There's a special blend here

If you have a cup of coffee (or three) every day, you've probably picked up on how different brewing methods can change the flavors, or how much of a difference different blends can make. Even if you don't have keen attention to detail with coffee, we're sure you'll notice the difference in this particular blend. Unique to this Pike Place location (the only other place you can get it is the Starbucks on First and Pike just down the street in Seattle), the special Pike Place Reserve Blend (as the folks there call it) is a distinct blend that the coffee masters at this Starbucks location actually came up with. And let us say — it is so worth the hype. Make sure to order this blend in whatever coffee you typically get (just ask for your usual order and then say "can you use the special Pike Place Reserve coffee?") for the ultimate Pike Place experience.

A note from Josh Dodge: Once you're done with the indoor Pike Place Starbucks experience, have a sip of the brew standing outside and take in the sounds and smells of Pike Place. It's a fun experience.

There's more to the merch than meets the eye

Even if you're not a Starbucks tumbler collector, you'll want to get a piece of merchandise from this store. All of the merchandise, from mugs to tumblers to pins and more, features the original brown logo. Not only that, but all of the merch is completely unique to this store and can only be bought here — it's not sold by Starbucks online.

Another interesting thing to note about the merch is that the specific designs actually change about every three years, but it always keeps the original logo on it. If, sadly, you happen to break your brand new Pike Place Starbucks mug in your suitcase on the way home from traveling to Seattle, contact the store, and the folks there may be able to replace it for you.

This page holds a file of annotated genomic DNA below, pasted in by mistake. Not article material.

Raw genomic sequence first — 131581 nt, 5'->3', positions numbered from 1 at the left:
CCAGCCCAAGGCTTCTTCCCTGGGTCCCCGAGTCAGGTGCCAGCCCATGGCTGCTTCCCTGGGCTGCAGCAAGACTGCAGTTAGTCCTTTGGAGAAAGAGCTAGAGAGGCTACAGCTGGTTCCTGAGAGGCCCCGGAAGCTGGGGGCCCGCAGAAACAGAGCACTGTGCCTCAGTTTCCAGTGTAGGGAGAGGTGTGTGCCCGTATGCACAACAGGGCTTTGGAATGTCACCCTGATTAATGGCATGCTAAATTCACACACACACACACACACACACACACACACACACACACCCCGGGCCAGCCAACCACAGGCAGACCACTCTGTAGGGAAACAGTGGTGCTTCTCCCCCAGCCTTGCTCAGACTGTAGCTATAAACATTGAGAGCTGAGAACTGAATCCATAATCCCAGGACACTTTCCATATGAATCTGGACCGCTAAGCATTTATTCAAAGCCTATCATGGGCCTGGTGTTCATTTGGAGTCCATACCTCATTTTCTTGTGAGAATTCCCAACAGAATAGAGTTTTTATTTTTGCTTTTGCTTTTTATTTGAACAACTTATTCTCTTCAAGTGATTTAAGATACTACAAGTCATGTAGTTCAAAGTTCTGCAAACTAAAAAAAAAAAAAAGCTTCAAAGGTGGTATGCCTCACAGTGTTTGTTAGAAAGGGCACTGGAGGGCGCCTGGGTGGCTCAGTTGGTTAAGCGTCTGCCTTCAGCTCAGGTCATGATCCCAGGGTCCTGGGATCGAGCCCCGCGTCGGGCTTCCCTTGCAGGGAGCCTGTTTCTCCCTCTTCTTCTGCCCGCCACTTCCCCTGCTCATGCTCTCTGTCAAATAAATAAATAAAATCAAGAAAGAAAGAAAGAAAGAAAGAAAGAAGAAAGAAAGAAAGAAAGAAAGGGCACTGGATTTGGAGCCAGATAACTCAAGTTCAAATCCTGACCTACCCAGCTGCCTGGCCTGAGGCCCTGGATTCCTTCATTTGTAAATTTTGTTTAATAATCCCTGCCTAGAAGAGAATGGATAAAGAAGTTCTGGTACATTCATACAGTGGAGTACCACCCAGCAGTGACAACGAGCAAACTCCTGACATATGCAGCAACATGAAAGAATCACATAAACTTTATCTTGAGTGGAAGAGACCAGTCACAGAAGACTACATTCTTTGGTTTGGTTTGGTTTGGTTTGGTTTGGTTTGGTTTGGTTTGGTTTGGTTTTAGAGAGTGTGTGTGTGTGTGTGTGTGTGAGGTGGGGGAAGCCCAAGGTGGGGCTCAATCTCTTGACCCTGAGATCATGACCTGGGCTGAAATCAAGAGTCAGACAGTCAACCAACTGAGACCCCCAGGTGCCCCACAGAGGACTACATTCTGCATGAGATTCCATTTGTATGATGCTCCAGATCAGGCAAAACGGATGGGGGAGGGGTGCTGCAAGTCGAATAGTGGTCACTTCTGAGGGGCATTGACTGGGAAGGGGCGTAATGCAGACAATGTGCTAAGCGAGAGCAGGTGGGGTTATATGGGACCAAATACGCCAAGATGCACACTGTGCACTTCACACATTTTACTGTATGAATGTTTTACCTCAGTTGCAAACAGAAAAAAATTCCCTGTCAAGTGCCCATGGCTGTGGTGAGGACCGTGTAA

Also at this store is that you'll notice a ton of brown cardboard boxes stacked in various places around the shop. These boxes all actually hold the merchandise, and there's a reason they're not stored in the back like at every other Starbucks location — there's no room! The back area of this shop is actually a shared space with the other businesses in the building, so the boxes are kept up front.

All the baristas are coffee masters (or training to be)

The baristas at this Pike Place Starbucks location are not just your typical baristas. Aside from the fact they probably know a bit more about the history of the place, in fact, they are all certified coffee masters (or at least in training to be). At Starbucks, a coffee master is someone who has gone through an extra course of training to learn more about the art of coffee and making it. After completing that certification, instead of the typical green apron the baristas wear, the coffee master gets to wear a black apron. So whenever you see a Starbucks worker wearing a black apron at any location, know that they are a master in coffee.

The barista bar is higher so you can watch them make your drink

If you walk into the building and are thinking to yourself "Huh, is this barista bar any higher than usual? Something's different here," you would be absolutely correct. This barista bar (the name of the space where the baristas make your coffee and where you go up to the register to order it) was designed to be at an elevated level above the customers. This is so that you can more clearly see the baristas (ahem, coffee masters) make your favorite drinks, and they're not as hidden behind the big espresso machines. 

If you've never been to the Pike Place location, don't worry — the barista bar isn't so high that you can't reach the register to tap your phone to pay. It's just designed so you can have a more memorable experience and watch the coffee masters do their thing.

The locals get here early to avoid the very, very long line

A famous element of this Pike Place location is the ridiculously long line. If you've ever had a friend or family member visit this location, we're sure the first thing out of their mouth was something about the line stretching all the way around the block. Luckily, the line is just a part of the experience, and it shouldn't last for too long. Also, there are actually Starbucks greeters who are there to answer any questions you have while in line and to tell you a bit more about the historic store. An insider tip, though, if you want to skip the line, is to just get there early. Arriving before 9:30 a.m. will mean there's little to no line at all, and you can take as many pictures inside as you want before the hustle and bustle arrives. Get there as early as you can like the locals do to avoid the line.